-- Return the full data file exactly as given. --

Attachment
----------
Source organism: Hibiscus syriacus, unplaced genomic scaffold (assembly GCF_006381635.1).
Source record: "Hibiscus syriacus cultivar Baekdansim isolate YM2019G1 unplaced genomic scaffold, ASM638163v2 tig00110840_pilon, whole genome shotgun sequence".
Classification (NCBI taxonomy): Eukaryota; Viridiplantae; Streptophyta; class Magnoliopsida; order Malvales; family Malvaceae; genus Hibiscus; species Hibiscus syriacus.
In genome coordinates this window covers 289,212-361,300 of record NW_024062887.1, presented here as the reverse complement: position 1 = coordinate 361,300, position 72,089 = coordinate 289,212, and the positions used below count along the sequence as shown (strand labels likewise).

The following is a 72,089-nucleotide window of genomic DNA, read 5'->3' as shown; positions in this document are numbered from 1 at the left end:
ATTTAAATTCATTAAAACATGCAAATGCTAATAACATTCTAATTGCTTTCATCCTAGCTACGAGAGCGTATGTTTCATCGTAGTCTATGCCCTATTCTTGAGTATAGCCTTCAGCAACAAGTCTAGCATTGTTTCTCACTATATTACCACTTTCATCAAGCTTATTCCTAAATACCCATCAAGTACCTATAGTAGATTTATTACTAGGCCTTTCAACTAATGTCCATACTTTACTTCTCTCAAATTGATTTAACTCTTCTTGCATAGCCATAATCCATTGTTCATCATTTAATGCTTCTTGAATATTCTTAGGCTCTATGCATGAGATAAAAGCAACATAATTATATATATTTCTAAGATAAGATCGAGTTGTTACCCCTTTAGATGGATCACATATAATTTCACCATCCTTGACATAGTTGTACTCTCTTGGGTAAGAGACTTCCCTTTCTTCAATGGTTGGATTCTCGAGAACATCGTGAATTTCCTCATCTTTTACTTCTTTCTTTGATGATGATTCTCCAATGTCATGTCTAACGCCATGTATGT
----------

Source organism: Hibiscus syriacus, unplaced genomic scaffold (assembly GCF_006381635.1).
Source record: "Hibiscus syriacus cultivar Baekdansim isolate YM2019G1 unplaced genomic scaffold, ASM638163v2 tig00110840_pilon, whole genome shotgun sequence".
Classification (NCBI taxonomy): Eukaryota; Viridiplantae; Streptophyta; class Magnoliopsida; order Malvales; family Malvaceae; genus Hibiscus; species Hibiscus syriacus.
In genome coordinates this window covers 289,212-361,300 of record NW_024062887.1, presented here as the reverse complement: position 1 = coordinate 361,300, position 72,089 = coordinate 289,212, and the positions used below count along the sequence as shown (strand labels likewise).

The following is a 72,089-nucleotide window of genomic DNA, read 5'->3' as shown; positions in this document are numbered from 1 at the left end:
ATTTAAATTCATTAAAACATGCAAATGCTAATAACATTCTAATTGCTTTCATCCTAGCTACGAGAGCGTATGTTTCATCGTAGTCTATGCCCTATTCTTGAGTATAGCCTTCAGCAACAAGTCTAGCATTGTTTCTCACTATATTACCACTTTCATCAAGCTTATTCCTAAATACCCATCAAGTACCTATAGTAGATTTATTACTAGGCCTTTCAACTAATGTCCATACTTTACTTCTCTCAAATTGATTTAACTCTTCTTGCATAGCCATAATCCATTGTTCATCATTTAATGCTTCTTGAATATTCTTAGGCTCTATGCATGAGATAAAAGCAACATAATTATATATATTTCTAAGATAAGATCGAGTTGTTACCCCTTTAGATGGATCACATATAATTTCACCATCCTTGACATAGTTGTACTCTCTTGGGTAAGAGACTTCCCTTTCTTCAATGGTTGGATTCTCGAGAACATCGTGAATTTCCTCATCTTTTACTTCTTTCTTTGATGATGATTCTCCAATGTCATGTCTAACGCCATGTATGT